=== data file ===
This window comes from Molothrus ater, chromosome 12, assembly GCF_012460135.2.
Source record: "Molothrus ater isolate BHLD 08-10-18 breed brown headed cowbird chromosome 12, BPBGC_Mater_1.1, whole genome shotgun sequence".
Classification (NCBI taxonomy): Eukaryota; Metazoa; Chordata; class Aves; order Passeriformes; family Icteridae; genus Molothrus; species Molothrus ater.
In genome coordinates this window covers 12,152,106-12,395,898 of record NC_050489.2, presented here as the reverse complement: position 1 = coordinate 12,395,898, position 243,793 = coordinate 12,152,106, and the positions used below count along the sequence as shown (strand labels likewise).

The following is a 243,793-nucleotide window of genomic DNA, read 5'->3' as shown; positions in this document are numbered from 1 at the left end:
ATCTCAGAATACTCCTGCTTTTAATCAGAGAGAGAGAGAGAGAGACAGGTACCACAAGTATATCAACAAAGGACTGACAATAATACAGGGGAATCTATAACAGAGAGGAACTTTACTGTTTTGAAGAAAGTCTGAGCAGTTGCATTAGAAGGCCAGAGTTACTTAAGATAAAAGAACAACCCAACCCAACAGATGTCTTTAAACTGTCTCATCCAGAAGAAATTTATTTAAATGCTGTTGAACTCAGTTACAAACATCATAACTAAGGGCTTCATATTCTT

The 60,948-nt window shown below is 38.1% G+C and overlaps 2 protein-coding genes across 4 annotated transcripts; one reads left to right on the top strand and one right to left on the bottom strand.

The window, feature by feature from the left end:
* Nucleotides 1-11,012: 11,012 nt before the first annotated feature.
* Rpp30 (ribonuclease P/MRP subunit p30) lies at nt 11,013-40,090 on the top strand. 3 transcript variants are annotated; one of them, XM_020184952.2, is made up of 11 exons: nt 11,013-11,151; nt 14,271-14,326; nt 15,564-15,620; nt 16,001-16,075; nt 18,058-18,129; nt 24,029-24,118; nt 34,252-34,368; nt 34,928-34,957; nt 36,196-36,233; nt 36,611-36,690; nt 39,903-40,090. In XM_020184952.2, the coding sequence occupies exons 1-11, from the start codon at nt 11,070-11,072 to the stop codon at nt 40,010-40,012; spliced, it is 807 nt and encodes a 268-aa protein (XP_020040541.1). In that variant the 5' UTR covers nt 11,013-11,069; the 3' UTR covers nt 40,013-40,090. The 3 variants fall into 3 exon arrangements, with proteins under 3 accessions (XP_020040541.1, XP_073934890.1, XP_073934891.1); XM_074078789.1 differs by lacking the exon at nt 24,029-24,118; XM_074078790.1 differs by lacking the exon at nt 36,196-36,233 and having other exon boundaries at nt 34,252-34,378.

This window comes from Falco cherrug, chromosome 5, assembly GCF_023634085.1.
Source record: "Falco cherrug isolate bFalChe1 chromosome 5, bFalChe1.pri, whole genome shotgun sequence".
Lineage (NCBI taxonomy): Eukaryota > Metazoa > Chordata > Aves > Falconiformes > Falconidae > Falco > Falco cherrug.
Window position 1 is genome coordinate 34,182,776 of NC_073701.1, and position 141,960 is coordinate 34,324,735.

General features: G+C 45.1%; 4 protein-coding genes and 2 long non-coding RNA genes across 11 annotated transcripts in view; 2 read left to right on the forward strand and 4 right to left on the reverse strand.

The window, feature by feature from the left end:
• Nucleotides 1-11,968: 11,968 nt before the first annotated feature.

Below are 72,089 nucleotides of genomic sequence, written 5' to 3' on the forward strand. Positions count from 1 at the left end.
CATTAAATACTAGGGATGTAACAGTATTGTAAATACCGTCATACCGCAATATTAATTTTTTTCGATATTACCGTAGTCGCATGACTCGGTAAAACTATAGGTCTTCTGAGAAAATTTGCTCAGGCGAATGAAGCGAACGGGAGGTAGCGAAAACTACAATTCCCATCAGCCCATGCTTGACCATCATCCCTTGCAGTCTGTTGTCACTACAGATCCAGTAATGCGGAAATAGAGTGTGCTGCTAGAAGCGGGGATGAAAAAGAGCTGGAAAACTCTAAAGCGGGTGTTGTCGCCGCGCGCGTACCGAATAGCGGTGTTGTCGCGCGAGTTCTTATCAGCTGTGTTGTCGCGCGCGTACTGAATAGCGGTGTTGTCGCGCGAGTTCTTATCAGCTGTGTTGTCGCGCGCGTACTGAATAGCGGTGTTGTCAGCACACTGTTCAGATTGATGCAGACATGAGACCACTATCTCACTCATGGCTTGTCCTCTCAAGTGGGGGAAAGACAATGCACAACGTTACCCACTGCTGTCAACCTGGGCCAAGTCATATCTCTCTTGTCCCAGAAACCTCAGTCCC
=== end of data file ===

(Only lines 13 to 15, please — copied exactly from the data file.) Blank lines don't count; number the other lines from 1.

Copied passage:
Lineage (NCBI taxonomy): Eukaryota > Metazoa > Chordata > Aves > Falconiformes > Falconidae > Falco > Falco cherrug.
Window position 1 is genome coordinate 34,182,776 of NC_073701.1, and position 141,960 is coordinate 34,324,735.

General features: G+C 45.1%; 4 protein-coding genes and 2 long non-coding RNA genes across 11 annotated transcripts in view; 2 read left to right on the forward strand and 4 right to left on the reverse strand.